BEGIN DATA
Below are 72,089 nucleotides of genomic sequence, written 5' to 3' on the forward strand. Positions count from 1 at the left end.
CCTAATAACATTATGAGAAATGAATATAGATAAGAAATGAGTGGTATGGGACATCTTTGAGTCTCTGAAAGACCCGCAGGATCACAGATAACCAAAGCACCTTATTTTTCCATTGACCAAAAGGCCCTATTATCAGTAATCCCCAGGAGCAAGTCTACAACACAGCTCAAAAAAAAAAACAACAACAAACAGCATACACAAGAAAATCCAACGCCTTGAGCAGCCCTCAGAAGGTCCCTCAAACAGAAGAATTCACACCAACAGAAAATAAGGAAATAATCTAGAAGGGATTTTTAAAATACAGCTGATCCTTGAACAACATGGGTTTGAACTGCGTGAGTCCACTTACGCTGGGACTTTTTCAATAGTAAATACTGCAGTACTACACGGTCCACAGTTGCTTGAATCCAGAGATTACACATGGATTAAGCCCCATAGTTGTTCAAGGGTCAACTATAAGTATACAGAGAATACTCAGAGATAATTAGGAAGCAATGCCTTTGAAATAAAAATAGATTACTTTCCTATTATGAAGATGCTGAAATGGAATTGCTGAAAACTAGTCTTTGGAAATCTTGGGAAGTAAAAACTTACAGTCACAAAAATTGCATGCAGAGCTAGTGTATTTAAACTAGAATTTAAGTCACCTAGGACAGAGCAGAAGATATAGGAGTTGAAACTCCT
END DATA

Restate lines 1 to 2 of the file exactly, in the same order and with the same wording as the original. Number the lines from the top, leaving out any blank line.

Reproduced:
Below are 72,089 nucleotides of genomic sequence, written 5' to 3' on the forward strand. Positions count from 1 at the left end.
CCTAATAACATTATGAGAAATGAATATAGATAAGAAATGAGTGGTATGGGACATCTTTGAGTCTCTGAAAGACCCGCAGGATCACAGATAACCAAAGCACCTTATTTTTCCATTGACCAAAAGGCCCTATTATCAGTAATCCCCAGGAGCAAGTCTACAACACAGCTCAAAAAAAAAAACAACAACAAACAGCATACACAAGAAAATCCAACGCCTTGAGCAGCCCTCAGAAGGTCCCTCAAACAGAAGAATTCACACCAACAGAAAATAAGGAAATAATCTAGAAGGGATTTTTAAAATACAGCTGATCCTTGAACAACATGGGTTTGAACTGCGTGAGTCCACTTACGCTGGGACTTTTTCAATAGTAAATACTGCAGTACTACACGGTCCACAGTTGCTTGAATCCAGAGATTACACATGGATTAAGCCCCATAGTTGTTCAAGGGTCAACTATAAGTATACAGAGAATACTCAGAGATAATTAGGAAGCAATGCCTTTGAAATAAAAATAGATTACTTTCCTATTATGAAGATGCTGAAATGGAATTGCTGAAAACTAGTCTTTGGAAATCTTGGGAAGTAAAAACTTACAGTCACAAAAATTGCATGCAGAGCTAGTGTATTTAAACTAGAATTTAAGTCACCTAGGACAGAGCAGAAGATATAGGAGTTGAAACTCCT